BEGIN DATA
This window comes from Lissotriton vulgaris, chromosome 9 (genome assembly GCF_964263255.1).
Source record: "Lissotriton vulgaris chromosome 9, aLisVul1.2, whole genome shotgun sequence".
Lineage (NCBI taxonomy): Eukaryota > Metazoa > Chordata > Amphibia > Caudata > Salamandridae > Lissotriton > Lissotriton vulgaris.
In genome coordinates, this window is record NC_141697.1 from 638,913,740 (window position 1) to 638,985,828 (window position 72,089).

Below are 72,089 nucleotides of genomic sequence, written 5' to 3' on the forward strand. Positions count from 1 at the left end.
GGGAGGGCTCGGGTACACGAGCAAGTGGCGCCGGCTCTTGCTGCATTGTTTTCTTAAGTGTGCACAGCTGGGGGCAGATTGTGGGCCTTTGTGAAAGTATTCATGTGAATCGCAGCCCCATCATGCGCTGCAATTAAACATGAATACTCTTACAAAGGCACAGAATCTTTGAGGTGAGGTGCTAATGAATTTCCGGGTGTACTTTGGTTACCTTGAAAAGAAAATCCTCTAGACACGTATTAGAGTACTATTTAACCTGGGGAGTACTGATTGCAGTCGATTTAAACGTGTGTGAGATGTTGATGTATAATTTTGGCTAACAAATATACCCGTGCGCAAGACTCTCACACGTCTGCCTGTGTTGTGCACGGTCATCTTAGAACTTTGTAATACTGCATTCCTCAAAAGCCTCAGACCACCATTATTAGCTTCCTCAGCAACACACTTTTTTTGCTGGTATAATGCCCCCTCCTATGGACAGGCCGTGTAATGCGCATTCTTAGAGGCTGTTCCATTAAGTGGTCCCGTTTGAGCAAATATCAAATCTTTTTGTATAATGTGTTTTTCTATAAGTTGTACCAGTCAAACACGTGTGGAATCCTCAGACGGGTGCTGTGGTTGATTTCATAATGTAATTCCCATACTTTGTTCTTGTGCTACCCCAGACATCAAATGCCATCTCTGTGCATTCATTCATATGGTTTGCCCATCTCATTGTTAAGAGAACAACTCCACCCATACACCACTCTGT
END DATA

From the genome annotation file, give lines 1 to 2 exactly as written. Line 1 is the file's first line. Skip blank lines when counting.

This window comes from Lissotriton vulgaris, chromosome 9 (genome assembly GCF_964263255.1).
Source record: "Lissotriton vulgaris chromosome 9, aLisVul1.2, whole genome shotgun sequence".